Gov. Greg Abbott signed into law House Bill 1024 on Wednesday, which opens up a wealth of to-go alcohol options to people across the state of Texas. It comes a little more than a year after Texas restaurants were first permitted through a waiver to sell booze for takeout purposes, a move that was responding to revenue loss during the early days of the Covid-19 pandemic.
“This new law will help businesses keep their doors open and ensure Texans keep their jobs,” said Bentley Nettles, executive director of the Texas Alcoholic Beverage Commission, in a press release about the new law. “TABC is grateful to Governor Abbott and members of the Texas Legislature for their leadership on this critically important measure. And a big thank you goes out to the efforts of alcohol retailers who have been safely and responsibly selling alcohol to go under last year’s waiver.”
But the law doesn’t mean that every restaurant and bar can just go ahead and start selling to-go margaritas. There is nuance here.
First, businesses with TABC mixed beverage or private club permits, along with a food and beverage certificate, are permitted to sell under the law (wine and beer retailers were already allowed). These eligible businesses, per the bill, may:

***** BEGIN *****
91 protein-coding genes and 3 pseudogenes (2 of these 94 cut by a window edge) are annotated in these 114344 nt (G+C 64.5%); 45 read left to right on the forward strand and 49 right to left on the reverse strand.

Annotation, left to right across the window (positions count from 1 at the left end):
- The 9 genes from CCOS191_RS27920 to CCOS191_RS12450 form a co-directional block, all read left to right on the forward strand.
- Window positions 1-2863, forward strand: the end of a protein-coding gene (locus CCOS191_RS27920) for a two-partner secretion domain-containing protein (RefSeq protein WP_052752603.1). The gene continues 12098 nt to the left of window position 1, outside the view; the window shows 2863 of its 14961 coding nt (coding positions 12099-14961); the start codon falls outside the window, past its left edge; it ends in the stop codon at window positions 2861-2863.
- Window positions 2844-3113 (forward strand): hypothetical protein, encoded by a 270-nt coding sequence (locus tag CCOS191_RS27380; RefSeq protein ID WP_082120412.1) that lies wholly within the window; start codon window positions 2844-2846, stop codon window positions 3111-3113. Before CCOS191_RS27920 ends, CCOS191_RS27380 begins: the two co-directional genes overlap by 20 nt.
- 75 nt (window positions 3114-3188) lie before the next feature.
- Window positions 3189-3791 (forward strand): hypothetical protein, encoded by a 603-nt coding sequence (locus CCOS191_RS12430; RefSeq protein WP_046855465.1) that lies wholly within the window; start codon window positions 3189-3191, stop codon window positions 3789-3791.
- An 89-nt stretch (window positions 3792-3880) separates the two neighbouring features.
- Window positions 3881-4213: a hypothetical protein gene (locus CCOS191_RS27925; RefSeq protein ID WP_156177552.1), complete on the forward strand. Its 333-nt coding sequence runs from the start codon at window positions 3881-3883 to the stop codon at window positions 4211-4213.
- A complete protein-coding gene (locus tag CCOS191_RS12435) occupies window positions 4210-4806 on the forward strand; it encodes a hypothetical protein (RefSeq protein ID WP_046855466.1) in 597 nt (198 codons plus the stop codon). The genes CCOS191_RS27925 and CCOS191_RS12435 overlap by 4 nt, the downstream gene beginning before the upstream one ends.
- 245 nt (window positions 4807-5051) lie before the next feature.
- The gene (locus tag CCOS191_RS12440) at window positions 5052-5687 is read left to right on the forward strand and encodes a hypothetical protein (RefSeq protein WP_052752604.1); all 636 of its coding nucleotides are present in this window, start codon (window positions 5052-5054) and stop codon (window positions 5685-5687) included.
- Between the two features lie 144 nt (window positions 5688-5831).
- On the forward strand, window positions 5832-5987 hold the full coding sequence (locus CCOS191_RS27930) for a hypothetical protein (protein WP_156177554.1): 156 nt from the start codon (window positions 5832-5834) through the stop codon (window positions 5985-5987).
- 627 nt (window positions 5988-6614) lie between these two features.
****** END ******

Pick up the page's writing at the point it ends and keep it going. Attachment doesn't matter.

Allow customers to pick up alcohol with food orders
Deliver alcohol with food orders to customers
Use third parties or permit-eligible independent contractors to make deliveries that include alcohol
However, the alcohol cannot come alone. It must be included in a food order, though no ratio of food to alcohol is required. (A bag of chips and 36 beers? Fine.)
Also, beer, wine, and individual spirits must be inside a manufacturer-sealed container. Cocktail kits go under this heading. But, if an eligible establishment wants to sell a mixed beverage, it has to put it in a tamper-proof container labeled with the permit holder’s business name.
Finally, alcohol can not be delivered past two miles beyond the city limits where the business is located, and the recipient must be at least 21, provide identification, sign a receipt, and—yes—not be drunk.
“The Texas Restaurant Association and our members applaud Gov. Abbott and the Texas Legislature for fast-tracking HB 1024 to ensure restaurants maintain their ability to sell alcohol to-go,” said Emily Williams Knight, Ed.D., president and CEO of the Texas Restaurant Association, in a press release. “Gov. Abbott’s emergency waiver allowing alcohol to-go during the pandemic saved thousands of restaurant jobs, creating a new revenue stream and unleashing the innovation that restaurants will need to rebuild from the pandemic. We still have a long road to recovery ahead, but with tools like alcohol to-go, the restaurant industry’s future is brighter than ever in Texas.”
So, time to enjoy more take-out beer, wine, spirits, and cocktails. One business called Ready to Drink is already a step ahead. Happy drinking.